Citric, mineral, pleasantly waxy, the "Cuvée Silex" was all I could have asked for, given the circumstances (lunch, Marais, not an especially wine savvy establishment). I vaguely object to being given full glasses of wine from a tray, but considering the marathon length of Nanashi's dining area, I can sympathize with a server not wanting to have to run bottles back and forth for the sake of tableside pours.
The Native Companion, meanwhile, took an orange ginger juice concoction, which proved to be fine and flavorful, but queasily warm.**
We were met by our friend J2, who happens to be constantly forever nonstop working right around the corner, ever since his wildly popular bar opened a few months ago.
And chef Kaori Endo's bentos? The conceptual crux of Nanashi? They are fresh and satisfying and, at 13€ for the moment, justifiably priced. They are also essentially just four low-cost contemporary western health-foody salads in varying proportions, topped with a piece of fish, chicken, or tofu cooked to order. It is how the kitchen makes a killing, and why I can't responsibly call this Japanese food, and also, not coincidentally, why I like the place. The bento concept aside, it's refreshingly post-ethnic. It's an ethos visible also in the design of the place, which notably declines to tart up the Oriental angle. It recalls a US-west coast children's museum, and - full disclosure - was masterfully (and, one guesses, thriftily) done by my friend Clarisse Demory, who also designed Nanashi's 10ème location.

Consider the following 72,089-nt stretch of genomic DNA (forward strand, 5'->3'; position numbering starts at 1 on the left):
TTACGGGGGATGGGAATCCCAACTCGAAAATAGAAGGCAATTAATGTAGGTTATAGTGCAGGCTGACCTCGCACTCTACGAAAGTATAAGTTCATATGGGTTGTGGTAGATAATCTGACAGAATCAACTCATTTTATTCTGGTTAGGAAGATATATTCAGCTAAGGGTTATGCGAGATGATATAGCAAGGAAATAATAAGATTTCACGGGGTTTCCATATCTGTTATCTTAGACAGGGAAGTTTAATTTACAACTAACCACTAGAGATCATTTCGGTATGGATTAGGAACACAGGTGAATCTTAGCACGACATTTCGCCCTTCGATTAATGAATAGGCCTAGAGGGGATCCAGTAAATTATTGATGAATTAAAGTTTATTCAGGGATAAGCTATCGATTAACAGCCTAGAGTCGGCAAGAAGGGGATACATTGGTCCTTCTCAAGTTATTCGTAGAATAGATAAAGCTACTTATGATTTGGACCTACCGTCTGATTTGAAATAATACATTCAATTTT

It does look a teensy bit like the chef's former workplace, nearby Rose Bakery. And many of the salads and bento-accompaniments will be familar to anyone who frequents that establishment. I hear it's a micro-controversy, of the sort that can only arise among Paris ex-pat crowds, the proper reaction to which is: oh, for crissakes, get real. As if Rose Bakery invented wild rice and quinoa; as if they pioneered the entire aesthetic of under-designed restaurants. If you believe any of this, you have not stepped outside of Paris since Mitterand. There are a thousand co-ops, cafés, and lunch counters manned by hacky-sackers and fixed-gear bikers from Berkeley to Brooklyn, all standing evidence to the contrary. The difference is, you won't see a thread of fashion in these establishments, whose patrons will not have sympathized with Galliano, or even have heard of him.